How to know what kind of music to select
As a great grandfather, I am pained by the opposition of some fellow elders to contemporary worship music. Personally, I can hardly stand some of it either, and I love hymns of my generation; however, such nostalgia of a disappearing epoch has a fatal focus that has emptied thousands of churches in Europe and America. Many devout Christians now simply cannot tolerate the older style of music and the dogmatic attitudes that sometimes go with it. Some ask, “How can those older people inflict such ugly noise on God’s ears?”
The apostle Paul warned mature believers that when their scruples about non-essentials differ from those of a weaker brother in Christ, the mature are to yield in order to avoid offence (Rom. 14). Unfortunately, many older churches do just the opposite. If some believers must endure pain during worship because of diverse preferences, God requires those who are more mature to bear it. Let us not turn away the younger generation from Christ because of our selfishness. And who are we to say that our music is more Christian? Do not Psalms 149 and 150 encourage noisy instruments and dancing? Do not other Psalms encourage loud clapping and shouting? Many younger musicians, like David who danced for joy, follow God’s Word more closely than some older elders like to admit.
I Corinthians 14:26 and other Scriptures requires total participation in worship, including in singing: “When you come together, let everyone have a psalm, a teaching, a tongue, an interpretation, a revelation. Let all things be done to edify.”
This powerful dynamic in new, small churches among the less educated, is evident in many countries. It is beautiful, highly edifying and enriched by the obvious presence of the Holy Spirit. However, it does not last; the churches in time become influenced by more traditional, popular performance patterns and abandon the New Testament pattern.
The New Testament emphasis is on total participation. In new, small churches, including churches among the illiterate, I often saw a time of “participation” in which everyone was expected to contribute something briefly. Some would repeat a Bible verse, often a verse of praise from the Psalms, that they had memorized. Children would say or sing something they had heard recently. An older person would give a brief word of wisdom or exhortation. Newer believers would give brief testimonies of Christ’s work in their lives. Some composed short, simple songs and sang them, which often appeared to be the most inspiring highlight of the worship time. An elderly woman with no front teeth would sing a solo off key because she had no radio and was not very familiar with music. She would get the words wrong because she was illiterate. Yet, everyone was blessed because their highest value was placed on total participation; they would have been disappointed had grandma not entered into their joyous, spontaneous worship activity.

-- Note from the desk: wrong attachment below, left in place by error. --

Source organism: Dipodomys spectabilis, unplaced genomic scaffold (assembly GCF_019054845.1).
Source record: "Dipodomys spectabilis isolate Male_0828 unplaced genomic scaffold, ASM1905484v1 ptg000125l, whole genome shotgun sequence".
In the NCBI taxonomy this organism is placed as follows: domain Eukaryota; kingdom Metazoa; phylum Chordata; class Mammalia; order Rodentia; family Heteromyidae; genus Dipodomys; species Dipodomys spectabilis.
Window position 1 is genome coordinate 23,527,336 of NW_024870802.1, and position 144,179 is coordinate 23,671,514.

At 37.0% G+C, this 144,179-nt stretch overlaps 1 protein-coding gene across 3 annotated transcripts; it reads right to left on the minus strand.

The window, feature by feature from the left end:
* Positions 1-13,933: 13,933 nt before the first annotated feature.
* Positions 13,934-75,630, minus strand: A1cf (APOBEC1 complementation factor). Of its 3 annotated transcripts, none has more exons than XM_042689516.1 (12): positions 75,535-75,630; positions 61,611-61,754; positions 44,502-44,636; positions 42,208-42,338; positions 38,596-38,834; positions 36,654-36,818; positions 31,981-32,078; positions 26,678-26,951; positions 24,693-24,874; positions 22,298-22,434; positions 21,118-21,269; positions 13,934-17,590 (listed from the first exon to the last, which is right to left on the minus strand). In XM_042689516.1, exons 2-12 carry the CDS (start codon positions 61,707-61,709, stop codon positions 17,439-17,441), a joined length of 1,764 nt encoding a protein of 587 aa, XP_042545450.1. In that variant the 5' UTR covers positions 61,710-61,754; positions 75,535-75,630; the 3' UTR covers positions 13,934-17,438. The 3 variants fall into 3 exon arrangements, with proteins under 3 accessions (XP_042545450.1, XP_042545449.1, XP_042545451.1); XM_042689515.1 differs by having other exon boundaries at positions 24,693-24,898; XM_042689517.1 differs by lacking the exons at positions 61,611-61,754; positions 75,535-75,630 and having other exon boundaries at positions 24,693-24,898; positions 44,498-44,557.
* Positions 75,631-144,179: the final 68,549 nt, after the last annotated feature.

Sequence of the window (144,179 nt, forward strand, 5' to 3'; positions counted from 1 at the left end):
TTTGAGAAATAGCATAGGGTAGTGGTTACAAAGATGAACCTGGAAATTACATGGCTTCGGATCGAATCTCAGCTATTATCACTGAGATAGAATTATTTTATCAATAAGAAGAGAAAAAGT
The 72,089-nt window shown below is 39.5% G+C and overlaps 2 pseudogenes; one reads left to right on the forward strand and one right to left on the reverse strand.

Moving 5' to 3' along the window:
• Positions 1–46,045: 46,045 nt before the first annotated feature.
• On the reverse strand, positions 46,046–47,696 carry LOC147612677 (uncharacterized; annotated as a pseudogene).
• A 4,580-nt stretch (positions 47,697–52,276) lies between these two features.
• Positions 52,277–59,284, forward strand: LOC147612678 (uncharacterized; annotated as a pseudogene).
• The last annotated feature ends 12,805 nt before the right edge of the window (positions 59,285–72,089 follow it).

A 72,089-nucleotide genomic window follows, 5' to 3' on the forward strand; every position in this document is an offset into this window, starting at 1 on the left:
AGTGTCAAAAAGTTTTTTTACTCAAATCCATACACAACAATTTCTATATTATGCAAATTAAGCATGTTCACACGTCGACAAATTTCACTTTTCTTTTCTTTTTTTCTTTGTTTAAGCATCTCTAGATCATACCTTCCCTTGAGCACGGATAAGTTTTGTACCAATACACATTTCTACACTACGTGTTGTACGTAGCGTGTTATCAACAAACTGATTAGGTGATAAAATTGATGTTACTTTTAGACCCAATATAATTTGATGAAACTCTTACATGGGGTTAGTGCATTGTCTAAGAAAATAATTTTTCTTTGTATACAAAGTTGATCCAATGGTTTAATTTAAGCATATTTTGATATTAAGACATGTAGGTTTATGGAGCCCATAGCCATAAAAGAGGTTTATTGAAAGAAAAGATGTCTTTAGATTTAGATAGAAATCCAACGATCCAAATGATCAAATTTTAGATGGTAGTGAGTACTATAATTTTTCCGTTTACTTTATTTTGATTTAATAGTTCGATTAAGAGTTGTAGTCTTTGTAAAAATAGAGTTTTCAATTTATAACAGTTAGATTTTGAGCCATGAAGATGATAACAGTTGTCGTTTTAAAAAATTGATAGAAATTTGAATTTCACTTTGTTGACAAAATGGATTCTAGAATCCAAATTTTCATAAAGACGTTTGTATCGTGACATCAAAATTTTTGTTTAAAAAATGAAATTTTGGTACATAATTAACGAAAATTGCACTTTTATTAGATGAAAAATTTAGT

How to get everyone to sing during worship, as God requires
1. Choose songs with melodies easy to learn and recall, with variety.
Some worship leaders are so intent on selecting songs that fit a sermon topic that they use music that is new to everyone, so few sing. The music of some contemporary worship songs is hard to recall, and should be used sparingly. Paul allowed for different kinds of songs to be sung, not only during worship but also during the week. He urged believers to sing to themselves in their hearts. One can sing during worship and during the week, as Colossians 3:16 requires, if a song has a melody easy to recall.
2. Avoid performance mentality.
Some songs were written to be sung easily by everybody; others were written to be performed by expert musicians. The contrast is stark, if you observe the congregation. Are they singing to God or admiring the performers? If a congregation does not sing as a body, then something is desperately wrong. Some churches with contemporary worship have the musicians play off to one side out of sight, with the result that everyone joins in singing heartily instead of passively observing skilled performers.
3. Sing a new song two or three weeks in a row, until people recall it easily.
4. Let people hear each other sing, and instruments be an aid to singing.
The Hebrew word from which we get “psalm” came from the twang sound made by a stringed instrument; God meant worshippers to sing the psalms, and intended instruments to be an aid to singing, not a hindrance. Instruments impede singing when they loudly drown out the congregation’s voices or have excessive amplification. David and others composed songs written for the harp and other instruments. He and other musicians left us the inspired Psalms, many of which had amazing prophecies of Christ.
5. Balance passion with self-control.
There are times during worship when participants, like David, feel an emotional thrill of devotion to God. Does this come from the Holy Spirit, or from one’s adrenalin glands? Is it human emotion or God’s influence? Of course, such feelings do not have to be only one or the other, since God intends both to happen together. A wise leader, whether in a large congregation or a small house church, will avoid both extremes. Unbridled, incoherent excitement and cold, unfeeling repetition of worship forms are both grotesque mistakes.
6. Practice the corporate aspect of singing as a united body.
Avoid a common Western individualistic, private mentality. Sing songs that say “we,” “us,” and “our,” instead of “I,” “me,” and “my.” Some worship leaders have simply changed the pronouns in some songs to avoid the Western emphasis on private individualism in worship.